Reinvestment & Reconciliation

Shaleen Title, Massachusetts Cannabis Control Commission | August 4, 2019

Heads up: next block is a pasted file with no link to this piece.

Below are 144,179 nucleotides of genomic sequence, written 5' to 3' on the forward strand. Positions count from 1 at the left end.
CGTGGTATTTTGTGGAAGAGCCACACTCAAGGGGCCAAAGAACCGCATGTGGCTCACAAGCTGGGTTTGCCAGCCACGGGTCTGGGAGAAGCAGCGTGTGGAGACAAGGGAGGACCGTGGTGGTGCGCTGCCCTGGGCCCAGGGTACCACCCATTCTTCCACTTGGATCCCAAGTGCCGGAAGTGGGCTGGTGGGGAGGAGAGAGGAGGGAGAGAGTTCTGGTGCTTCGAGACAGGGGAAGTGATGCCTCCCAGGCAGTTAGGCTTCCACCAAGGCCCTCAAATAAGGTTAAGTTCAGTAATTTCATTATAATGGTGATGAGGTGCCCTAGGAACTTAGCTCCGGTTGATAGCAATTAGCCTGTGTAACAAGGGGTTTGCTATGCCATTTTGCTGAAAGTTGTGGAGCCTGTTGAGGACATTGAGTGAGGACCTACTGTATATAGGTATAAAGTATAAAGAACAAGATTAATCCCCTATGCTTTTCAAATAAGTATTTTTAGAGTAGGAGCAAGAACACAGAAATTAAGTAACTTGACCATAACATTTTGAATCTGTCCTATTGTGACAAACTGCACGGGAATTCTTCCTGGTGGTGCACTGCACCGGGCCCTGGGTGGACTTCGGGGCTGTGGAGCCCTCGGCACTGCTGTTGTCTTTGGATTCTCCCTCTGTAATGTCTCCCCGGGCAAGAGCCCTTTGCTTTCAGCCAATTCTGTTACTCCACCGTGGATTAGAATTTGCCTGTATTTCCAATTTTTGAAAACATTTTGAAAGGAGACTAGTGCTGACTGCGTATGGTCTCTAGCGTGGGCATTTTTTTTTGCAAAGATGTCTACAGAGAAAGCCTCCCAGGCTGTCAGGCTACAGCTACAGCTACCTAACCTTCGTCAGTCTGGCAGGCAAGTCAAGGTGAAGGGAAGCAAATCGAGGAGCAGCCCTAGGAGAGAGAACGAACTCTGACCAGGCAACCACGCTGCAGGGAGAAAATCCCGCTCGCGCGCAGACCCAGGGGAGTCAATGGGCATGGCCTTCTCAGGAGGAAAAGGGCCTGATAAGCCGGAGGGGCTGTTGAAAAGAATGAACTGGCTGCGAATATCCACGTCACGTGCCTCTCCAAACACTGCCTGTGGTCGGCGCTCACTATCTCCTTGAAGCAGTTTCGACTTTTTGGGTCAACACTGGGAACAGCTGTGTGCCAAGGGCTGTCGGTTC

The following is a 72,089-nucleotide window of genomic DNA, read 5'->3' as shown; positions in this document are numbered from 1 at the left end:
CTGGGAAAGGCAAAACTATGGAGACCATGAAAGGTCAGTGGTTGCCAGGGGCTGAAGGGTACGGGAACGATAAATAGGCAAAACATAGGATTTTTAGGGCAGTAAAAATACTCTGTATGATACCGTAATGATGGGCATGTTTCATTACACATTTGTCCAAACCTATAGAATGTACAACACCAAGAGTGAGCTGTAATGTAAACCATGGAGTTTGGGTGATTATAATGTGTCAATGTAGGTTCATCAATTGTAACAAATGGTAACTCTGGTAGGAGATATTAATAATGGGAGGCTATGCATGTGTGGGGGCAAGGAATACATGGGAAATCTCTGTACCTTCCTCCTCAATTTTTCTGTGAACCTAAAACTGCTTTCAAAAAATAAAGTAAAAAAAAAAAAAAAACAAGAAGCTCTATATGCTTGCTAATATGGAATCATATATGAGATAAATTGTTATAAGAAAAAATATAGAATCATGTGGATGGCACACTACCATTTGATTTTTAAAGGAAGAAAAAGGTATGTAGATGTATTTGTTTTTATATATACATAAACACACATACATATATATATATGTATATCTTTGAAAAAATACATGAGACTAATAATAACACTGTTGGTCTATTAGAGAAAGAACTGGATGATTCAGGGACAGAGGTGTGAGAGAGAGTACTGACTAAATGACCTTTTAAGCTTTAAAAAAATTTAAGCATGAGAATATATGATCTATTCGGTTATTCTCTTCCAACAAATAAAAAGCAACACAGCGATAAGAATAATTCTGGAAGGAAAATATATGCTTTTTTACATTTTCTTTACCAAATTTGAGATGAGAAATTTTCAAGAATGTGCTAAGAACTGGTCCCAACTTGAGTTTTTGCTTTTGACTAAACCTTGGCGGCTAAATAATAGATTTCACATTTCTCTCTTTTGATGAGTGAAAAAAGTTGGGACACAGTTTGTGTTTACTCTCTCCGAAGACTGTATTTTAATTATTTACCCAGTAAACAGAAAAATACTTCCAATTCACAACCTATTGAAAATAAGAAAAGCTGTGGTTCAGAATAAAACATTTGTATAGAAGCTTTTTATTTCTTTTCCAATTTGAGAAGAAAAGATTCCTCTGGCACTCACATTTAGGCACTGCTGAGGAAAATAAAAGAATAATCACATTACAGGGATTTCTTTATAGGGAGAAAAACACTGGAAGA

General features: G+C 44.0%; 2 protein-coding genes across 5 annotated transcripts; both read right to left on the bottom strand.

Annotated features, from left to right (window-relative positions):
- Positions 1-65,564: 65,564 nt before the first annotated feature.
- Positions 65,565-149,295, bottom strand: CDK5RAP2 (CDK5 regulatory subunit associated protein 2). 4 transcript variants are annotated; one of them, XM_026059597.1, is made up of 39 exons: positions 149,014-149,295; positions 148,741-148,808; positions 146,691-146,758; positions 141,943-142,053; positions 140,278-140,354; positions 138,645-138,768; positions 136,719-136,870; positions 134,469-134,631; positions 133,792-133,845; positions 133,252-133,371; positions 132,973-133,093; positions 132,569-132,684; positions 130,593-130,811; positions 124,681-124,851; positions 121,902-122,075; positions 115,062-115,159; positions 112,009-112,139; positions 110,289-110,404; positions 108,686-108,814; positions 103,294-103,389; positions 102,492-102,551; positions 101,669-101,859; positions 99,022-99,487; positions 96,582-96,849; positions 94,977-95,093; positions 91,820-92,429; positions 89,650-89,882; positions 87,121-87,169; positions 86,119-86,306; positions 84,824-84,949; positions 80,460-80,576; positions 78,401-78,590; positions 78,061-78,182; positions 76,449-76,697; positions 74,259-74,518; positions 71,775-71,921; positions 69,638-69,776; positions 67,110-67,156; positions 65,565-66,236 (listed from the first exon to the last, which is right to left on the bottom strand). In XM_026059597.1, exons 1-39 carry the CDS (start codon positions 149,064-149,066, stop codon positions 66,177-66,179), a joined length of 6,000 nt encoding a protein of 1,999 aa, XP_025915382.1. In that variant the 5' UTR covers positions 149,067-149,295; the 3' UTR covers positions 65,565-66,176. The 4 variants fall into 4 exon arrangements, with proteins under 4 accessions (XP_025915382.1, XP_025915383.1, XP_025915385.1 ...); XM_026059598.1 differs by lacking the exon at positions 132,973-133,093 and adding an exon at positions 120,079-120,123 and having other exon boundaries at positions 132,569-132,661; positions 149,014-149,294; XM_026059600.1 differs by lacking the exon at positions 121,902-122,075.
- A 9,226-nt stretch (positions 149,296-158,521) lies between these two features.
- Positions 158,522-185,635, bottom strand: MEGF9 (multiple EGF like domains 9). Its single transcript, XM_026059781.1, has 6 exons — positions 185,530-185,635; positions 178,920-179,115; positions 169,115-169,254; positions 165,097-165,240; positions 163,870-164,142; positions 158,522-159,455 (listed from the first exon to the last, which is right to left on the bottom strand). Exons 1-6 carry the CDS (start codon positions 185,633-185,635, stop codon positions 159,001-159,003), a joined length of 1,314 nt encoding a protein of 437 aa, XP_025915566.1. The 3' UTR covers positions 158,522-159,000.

The war on drugs disproportionately affected minority communities, and now is the time to right our wrongs through reinvestment and reconciliation. When we legalize and regulate cannabis, we’re not starting from scratch. We’re making new regulations on an industry that has existed for decades. We must consider the criminal justice implications holistically if we don’t want to repeat the past. Systemic injustice The ACLU put out a statistic that says black people are 3.7 times more likely to be arrested for marijuana than white people, despite equitable use. We need to explicitly acknowledge in new cannabis laws that, when it comes to criminal justice and business provisions, we take that unfair treatment into account. That’s been done in the past by ensuring that cannabis-related criminal records are sealed and expunged. Additionally, different types of priority or assistance has been given to communities harmed by the war on drugs. We’re also reinvesting into those communities. However, even after cannabis reform and legalization, the systemic racism that caused such a statistic to exist in the first place remains. For example, in Massachusetts, the Cannabis Control Commission recently released a report that showed arrests going down after decriminalization and legalization, but disparities still existed against black and Latino people in particular. Law enforcement targets them disproportionately with impaired driving bills or bills that crack down on the illicit market, whose intention is to encourage people to move to the legal market. We have to understand history to realize that law enforcement will not likely enforce …

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